How do you prepare for your return to Africa after several years abroad? Do African institutions and companies offer a good framework for students to stay after high school? André Hot, Career Architect and expert in mobility on the African continent answers these questions for 14km.
I am André Hot, of Cameroonian origin, currently Director in charge of recruitment and mobility development in Central and West Africa, at Aivancity School for Technology Business and Society, where I cover ten countries. In parallel, I intervene as a coach and Career Architect in mobility where I accompany students and adults in professional integration or reconversion. I also participate in many conferences and summits dealing with the issue of mobility outside and inside Africa.
In terms of my career path, I pursued an engineering degree in computer science, from which I graduated from the Engineering Institute of Limoges. Towards the end of my studies, I discovered an attraction for education and employment: I wanted to accompany young and less young people in their careers. So I started at Campus France (Cameroon), where I was in charge of mobility for French higher education. I then worked at the Dominique Savio high school, where I was in charge of education and orientation, before joining the Lyon School of Management as a consultant manager, where I was in charge of recruitment in Cameroon and some countries in Central Africa.
First of all, I would say that I have always felt a need to be in contact with people: I like to discover and learn from them. Secondly, I think that Africa has potential and that with all our skills, it is possible to build the Africa we want.
Also, from a personal perspective, I think at the end of the day, it’s important to take a step back and ask yourself what you’ve done and what’s left of your various accomplishments. It’s not just about making a good living, it’s also about giving value to our actions.
They leave because they want better opportunities. And, it is true that in the case of many African students, many -when they have the means- opt for countries such as France, the United States or even Canada.
I think that each family should be given the opportunity and the choice to guide their children as they wish, especially when the child’s professional project is in line with this departure abroad. For many African parents, post-baccalaureate studies represent many financial sacrifices. Therefore, if they have the capacity to do so, and if they have identified an ecosystem that could correspond to the student’s professional projects, our job is to be a bridge, and especially to guide and accompany the students and their parents in this goal.
There are many environments in Africa that do not necessarily offer quality education. In the Career Centers, we notice for example, that the post-graduation integration for French students is between 0 and 6 months, with internships, alternations, which allow them to integrate professional environments where they can test things, dream, and develop different solutions while they are still learning. This is basically what is missing in African universities, which for the most part have not created the environments necessary for the professional development of their students.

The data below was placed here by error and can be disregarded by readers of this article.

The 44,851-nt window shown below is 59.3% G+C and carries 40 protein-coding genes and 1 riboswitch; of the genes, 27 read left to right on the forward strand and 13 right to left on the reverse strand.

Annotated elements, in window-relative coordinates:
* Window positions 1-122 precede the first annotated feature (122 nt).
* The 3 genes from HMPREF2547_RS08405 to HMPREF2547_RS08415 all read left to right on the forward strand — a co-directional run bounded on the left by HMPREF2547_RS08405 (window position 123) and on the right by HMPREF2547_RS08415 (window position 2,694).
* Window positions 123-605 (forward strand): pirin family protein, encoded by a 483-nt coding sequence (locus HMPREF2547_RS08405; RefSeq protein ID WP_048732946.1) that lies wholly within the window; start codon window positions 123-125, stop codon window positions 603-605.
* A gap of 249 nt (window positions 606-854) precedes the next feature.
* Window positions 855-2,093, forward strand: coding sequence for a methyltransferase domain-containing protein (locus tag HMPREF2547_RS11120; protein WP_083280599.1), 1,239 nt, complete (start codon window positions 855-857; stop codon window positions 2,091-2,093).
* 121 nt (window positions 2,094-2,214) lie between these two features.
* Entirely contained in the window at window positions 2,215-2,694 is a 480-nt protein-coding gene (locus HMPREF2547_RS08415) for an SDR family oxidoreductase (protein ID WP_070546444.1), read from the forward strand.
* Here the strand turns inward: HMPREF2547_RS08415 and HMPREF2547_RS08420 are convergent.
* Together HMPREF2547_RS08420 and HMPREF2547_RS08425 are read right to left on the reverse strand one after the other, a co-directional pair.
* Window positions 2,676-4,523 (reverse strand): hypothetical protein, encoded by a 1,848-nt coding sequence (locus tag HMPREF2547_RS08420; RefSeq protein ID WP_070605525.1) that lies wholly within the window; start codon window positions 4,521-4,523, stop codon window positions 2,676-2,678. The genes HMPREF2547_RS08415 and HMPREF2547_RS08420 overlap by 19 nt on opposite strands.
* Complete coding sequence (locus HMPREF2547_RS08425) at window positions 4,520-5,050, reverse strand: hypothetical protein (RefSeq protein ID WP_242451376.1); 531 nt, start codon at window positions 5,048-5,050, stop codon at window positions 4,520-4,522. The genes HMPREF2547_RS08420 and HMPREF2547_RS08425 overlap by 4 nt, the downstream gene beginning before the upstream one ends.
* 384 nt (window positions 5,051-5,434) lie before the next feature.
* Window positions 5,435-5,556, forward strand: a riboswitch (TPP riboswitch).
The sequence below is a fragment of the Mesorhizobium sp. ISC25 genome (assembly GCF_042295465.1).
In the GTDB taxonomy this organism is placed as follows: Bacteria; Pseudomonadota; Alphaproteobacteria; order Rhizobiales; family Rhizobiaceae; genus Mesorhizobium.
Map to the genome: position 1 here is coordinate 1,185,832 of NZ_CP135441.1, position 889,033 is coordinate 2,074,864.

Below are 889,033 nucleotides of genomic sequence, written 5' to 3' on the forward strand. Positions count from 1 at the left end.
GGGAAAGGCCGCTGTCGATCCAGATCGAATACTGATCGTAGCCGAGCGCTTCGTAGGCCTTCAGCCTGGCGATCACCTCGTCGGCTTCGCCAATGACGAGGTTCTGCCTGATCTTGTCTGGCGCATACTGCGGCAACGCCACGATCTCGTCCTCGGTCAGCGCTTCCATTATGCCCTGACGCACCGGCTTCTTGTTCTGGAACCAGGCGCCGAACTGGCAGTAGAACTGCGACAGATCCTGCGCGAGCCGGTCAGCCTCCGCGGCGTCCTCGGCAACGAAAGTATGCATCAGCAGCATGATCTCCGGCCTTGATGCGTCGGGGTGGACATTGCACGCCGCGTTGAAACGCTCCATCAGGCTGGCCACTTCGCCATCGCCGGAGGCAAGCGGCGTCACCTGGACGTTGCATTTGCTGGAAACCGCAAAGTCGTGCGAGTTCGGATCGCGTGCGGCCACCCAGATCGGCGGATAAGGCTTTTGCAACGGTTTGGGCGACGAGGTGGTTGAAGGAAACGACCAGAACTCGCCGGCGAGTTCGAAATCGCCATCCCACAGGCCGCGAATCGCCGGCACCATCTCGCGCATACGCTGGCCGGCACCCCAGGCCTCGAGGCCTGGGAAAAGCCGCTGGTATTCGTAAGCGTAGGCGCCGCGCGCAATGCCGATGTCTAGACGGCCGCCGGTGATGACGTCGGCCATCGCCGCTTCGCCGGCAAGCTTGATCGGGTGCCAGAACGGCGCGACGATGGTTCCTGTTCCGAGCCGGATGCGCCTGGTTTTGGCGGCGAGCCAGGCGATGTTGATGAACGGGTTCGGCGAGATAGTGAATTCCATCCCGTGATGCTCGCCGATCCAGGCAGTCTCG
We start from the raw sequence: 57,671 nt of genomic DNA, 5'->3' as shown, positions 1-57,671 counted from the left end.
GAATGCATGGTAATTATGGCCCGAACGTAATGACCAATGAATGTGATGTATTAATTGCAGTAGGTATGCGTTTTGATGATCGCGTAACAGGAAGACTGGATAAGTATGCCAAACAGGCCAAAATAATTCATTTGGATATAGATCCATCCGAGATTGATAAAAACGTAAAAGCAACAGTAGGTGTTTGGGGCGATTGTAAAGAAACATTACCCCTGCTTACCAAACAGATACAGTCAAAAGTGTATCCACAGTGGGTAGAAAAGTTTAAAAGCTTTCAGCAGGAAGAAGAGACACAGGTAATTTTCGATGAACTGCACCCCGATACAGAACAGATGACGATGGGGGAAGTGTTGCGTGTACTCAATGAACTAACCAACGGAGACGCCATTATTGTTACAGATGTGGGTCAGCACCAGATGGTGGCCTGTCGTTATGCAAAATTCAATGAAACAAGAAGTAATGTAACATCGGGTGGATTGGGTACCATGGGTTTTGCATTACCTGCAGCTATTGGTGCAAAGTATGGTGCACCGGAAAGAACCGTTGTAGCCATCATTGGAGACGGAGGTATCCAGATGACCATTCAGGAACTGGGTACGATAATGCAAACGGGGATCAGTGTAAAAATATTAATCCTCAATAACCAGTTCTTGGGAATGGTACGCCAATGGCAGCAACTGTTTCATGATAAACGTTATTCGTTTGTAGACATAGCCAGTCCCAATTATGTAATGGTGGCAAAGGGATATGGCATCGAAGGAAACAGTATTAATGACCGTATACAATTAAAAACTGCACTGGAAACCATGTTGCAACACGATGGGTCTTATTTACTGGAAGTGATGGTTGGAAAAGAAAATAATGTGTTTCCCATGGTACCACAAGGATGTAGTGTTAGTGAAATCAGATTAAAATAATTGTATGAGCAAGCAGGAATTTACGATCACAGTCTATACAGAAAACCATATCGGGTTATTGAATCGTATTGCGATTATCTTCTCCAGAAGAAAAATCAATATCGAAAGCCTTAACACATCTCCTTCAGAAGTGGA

Moreover, I think it is a problem related to the synergy of the different cells of society. In Africa, companies expect graduates to come out with skills, when parents have totally delegated the whole aspect of training to the educational system. As for governments, they have the role and responsibility to make their destination attractive, and to put in place healthy conditions where things develop. Each stakeholder has a role to play.
First of all, I don’t think we should generalize everything: everyone has their own realities. There is the career on the one hand, and the different life projects on the other.
From a corporate perspective, there are multinationals and local companies that integrate people from the diaspora through expatriate policies. Many HRs are even starting to cut some costs to hire people from the diaspora. I also believe that one should not look at things with a savior complex: going to Africa means adapting to new realities, which are not necessarily the ones you will find in Europe, or in the United States, but which are just as different and require adaptation and involvement.
I think that the return to Africa must be prepared in advance. Taking the time to reconnect with the country, traveling there a little bit every year, building a solid network in your sector, and learning to integrate again are important initiatives. It is also preferable to have already found a job before coming back. Finally, learning how to sell yourself remains important, especially in order to convince an employer and negotiate accommodations according to our different realities. It is one thing to have skills, it is another to use them to develop a network.
For me, the basis is to know yourself, you have to know what you are made for. When we know ourselves, we can define what our existence is based on, and the objective is to project ourselves onto a tool. We must ask ourselves essential questions: “What is the environment or the framework that will allow me to develop? What is the framework that will allow me to develop these predispositions?
Then surround yourself with people who have been successful in your field. You need to gain time and experience, to benefit from wisdom. You really win if you have a good entourage and a good mentor. Finally, you have to learn to look for the right information, because many people don’t know where to look for it or receive it late, which can waste time.
Aurelie Kouman – Journalist